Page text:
t-EBSD

Space Rocks Rock!

Matt Nowell, EBSD Product Manager, EDAX

I’ve always liked learning about space.  I remember in 2nd grade we had a test, and the final question was “If you think the Sun is hot, look in the sink”.  It was very rewarding, and obviously memorable, to find a basket of candy there.  With EDAX, I’ve had the opportunity to work with many groups involved with space-related research, including NASA and a visit to the Kennedy Space Center to train users.  Recent confluence of events motivated me to write about my experiences using EBSD to analyze meteorites.

First, I had the opportunity to visit the Planetary Materials Research Group within the Lunar and Planetary Laboratory at the University of Arizona.  You can read more about what this group does in both the recent EDAX Insight article and at their website, but it was interesting to learn about their research and their involvement with different NASA space missions.  One of the students had a great quote, which inspired this post, “Earth rocks are OK, but space rocks are very cool.”

Second, Shawn Wallace recently joined EDAX as an Applications Engineer.  Previously he had been at the American Museum of Natural History in New York City where his research focused on meteorites for understanding planet formation.

Third, I’ve spent some time testing ComboScan, where we montage multiple fields of view together for large area EBSD mapping.  Turns out the Gibeon meteorite is a great sample for this application.

Fourth, and finally, I was recently at a workshop where Joe Michael from Sandia National Laboratory showed transmission-EBSD (t-EBSD, or TKD) results from this Iron meteorite.  I found it very interesting that this same meteorite could be used with EBSD on areas of interest ranging from centimeters to nanometers, and show interesting and useful results.

Figure 1 shows an EBSD image quality and orientation map (subsequently referred to as EBSD map unless otherwise noted) collected from a polished slice of the Gibeon meteorite, an iron meteorite. The area mapped was approximately 27 mm x 15 mm with an 8µm step size. The microstructure shows a classic Widmanstätten pattern of geometrically arranged plates that correlated with the crystallography of the material. This structure develops as face-centered cubic taenite slowly cools and transforms into body-centered cubic kamacite at specific sites on the taenite crystal lattice. The orientation relationships that develop are easily observed and measured using EBSD.

Figure 1 – Large area EBSD map of Gibeon meteorite.

Visually it is easy to see the long plates of kamacite at this magnification, but you can also see areas of finer microstructure.  Figure 2 shows another EBSD map collected at 100X magnification with a 850 nm step size.  Here you can see 3 different length scales of material, the large kamacite plates, a smaller field of both kamacite and taenite, and regions of fine-grained microstructure.

Figure 2 – 100X EBSD map of Gibeon meteorite.

Pushing the magnification higher, Figure 3 shows an image collected at 1,000X magnification with a 100 nm step size.  Figure 4 shows the same data presented as a phase map, with the kamacite phase colored blue and the taenite phase colored yellow.  We can clearly resolve the taenite grains within the field of kamacite.  You will also notice that the majority of the taenite grains have the same orientation in this region.  This is an area of incomplete transformation, and is similar to retained austenite engineered into modern steel alloys.  You can also see running through the upper left corner of the map a thin band of even finer microstructure.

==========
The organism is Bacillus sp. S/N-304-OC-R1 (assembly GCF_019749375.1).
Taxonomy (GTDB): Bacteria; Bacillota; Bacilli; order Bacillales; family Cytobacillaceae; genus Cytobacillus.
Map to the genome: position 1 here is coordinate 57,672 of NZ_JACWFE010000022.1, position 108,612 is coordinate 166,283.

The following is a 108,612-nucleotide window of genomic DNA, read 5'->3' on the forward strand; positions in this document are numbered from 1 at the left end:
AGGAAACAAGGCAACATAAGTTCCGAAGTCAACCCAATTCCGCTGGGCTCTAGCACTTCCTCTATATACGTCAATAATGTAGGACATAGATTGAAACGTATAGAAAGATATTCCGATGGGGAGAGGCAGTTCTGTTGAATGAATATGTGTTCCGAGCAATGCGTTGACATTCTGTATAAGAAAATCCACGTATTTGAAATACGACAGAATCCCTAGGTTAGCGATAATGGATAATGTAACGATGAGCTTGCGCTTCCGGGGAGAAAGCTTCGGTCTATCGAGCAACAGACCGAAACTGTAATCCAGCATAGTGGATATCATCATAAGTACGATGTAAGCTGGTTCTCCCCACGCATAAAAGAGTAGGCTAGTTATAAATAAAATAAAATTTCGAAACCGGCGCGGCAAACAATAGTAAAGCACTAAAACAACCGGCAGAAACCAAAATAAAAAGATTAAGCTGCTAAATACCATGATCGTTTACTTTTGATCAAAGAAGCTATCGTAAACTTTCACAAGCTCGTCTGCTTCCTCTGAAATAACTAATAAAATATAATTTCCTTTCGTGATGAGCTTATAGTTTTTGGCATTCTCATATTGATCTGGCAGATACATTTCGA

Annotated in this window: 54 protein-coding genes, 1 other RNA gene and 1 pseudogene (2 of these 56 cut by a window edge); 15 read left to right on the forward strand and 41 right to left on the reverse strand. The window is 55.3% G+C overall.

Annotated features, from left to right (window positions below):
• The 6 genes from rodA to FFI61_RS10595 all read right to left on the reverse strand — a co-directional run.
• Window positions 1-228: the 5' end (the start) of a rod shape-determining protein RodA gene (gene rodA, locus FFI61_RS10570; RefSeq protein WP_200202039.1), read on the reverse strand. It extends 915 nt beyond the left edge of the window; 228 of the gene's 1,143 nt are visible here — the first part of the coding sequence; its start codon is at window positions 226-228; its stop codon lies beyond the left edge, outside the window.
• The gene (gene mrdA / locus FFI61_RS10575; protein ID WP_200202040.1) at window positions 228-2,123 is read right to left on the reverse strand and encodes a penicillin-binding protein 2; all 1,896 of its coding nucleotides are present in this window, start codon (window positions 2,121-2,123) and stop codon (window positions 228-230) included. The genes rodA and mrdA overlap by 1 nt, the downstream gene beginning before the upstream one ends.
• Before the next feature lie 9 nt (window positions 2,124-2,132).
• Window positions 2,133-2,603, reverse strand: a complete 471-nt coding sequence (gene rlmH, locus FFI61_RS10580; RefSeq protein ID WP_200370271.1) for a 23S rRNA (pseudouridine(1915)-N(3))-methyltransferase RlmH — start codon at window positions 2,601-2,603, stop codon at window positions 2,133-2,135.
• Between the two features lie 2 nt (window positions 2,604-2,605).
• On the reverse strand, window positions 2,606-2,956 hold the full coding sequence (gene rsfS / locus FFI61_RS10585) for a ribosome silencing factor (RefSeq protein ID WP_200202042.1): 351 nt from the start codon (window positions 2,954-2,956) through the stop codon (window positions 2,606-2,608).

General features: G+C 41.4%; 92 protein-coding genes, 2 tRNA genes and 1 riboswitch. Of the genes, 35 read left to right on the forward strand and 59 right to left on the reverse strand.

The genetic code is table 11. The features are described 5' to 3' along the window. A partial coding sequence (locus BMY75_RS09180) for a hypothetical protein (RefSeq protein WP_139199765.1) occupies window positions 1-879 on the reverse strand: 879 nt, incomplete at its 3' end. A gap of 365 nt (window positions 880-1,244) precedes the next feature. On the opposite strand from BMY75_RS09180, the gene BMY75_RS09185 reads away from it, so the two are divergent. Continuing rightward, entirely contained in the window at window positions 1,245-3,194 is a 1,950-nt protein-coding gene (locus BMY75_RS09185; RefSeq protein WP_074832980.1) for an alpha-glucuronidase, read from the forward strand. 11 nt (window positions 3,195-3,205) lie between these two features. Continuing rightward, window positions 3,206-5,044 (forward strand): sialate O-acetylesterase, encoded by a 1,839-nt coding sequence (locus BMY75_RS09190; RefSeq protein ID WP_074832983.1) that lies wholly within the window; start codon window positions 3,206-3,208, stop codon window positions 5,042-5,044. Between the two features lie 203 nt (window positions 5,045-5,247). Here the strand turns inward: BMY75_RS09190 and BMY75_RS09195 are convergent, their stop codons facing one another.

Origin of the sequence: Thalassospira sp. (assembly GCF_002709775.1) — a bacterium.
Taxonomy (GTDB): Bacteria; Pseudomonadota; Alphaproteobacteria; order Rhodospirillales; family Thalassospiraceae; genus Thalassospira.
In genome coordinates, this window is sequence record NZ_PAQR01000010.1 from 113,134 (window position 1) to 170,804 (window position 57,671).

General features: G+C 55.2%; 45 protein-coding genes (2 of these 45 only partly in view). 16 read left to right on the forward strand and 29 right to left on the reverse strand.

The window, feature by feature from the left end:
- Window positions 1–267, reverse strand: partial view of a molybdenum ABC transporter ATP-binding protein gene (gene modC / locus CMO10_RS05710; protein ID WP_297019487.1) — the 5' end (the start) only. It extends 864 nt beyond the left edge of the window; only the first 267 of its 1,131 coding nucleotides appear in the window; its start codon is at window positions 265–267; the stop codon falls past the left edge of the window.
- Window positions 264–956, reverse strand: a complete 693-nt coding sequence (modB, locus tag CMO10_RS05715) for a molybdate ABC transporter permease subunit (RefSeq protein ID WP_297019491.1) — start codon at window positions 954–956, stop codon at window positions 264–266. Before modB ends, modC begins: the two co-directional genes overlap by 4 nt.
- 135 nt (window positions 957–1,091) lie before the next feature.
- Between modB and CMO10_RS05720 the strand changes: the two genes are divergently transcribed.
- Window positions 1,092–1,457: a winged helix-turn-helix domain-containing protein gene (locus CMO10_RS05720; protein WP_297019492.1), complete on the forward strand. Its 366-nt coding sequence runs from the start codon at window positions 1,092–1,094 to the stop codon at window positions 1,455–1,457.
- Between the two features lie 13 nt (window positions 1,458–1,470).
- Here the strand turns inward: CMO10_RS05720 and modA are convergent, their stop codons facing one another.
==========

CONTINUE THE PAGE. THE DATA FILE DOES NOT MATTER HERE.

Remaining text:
Figure 3 – 1,000X EBSD map of Gibeon meteorite.

Figure 4 – 1,000X EBSD Phase map of Gibeon meteorite.

This fine microstructure was analyzed with a 25 nm step size, and is shown in Figure 5.  The same geometrical relationships observed on a mm-scale are reproduced on a nm-scale.  This sample nicely shows how EBSD can be used to characterize materials across the spatial range.

Figure 5 – 8,000X EBSD map of Gibeon meteorite.

Of course these are all 2D slices on what is a very interesting 3D microstructure.  To go further, I used an FEI Quanta 3D Dual Beam instrument to collect EBSD data from FIB serial-sections, and used the tools in OIM Analysis to reconstruct the microstructure in three dimensions.  I targeted a region where the fine microstructure was adjacent to one of the larger kamacite grains, and the 3D volume is shown in Figure 6.  The large kamacite grain is easily seen, along with the interface layer bordering this grain.  The majority of the displayed volume here is the fine dual-phase microstructure.  Figure 7 shows an animation of the entire 3D volume.

Figure 6 – 3D EBSD data from Gibeon meteorite.

 

Once the 3D data has been collected and reconstructed, it is possible to identify and select specific grains of interest for analysis.  In Figure 8, I selected a kamacite plate, and in Figure 9 I selected the interface grain between the larger and smaller microstructures.  The 3D grain information is able to show how these different plates grow and fit together, like pieces of a complex jigsaw puzzle.

Figure 8 – 3D Kamacite lamella grain.

Figure 9 – 3D interface in Gibeon meteorite.

Other regions of the Gibeon meteorite show interesting inclusions that can be analyzed with both EBSD and simultaneously collected EDS data.  Figure 10 shows a large area Image Quality map with two visible inclusions.  Figure 11 shows a composite EDS map, where the Iron signal is colored Blue, the Nickel signal is colored green, and the Sulfur signal is colored Red.  The inclusion exhibits a Sulfur zoning profile, and can be correlated with the orientation microstructure.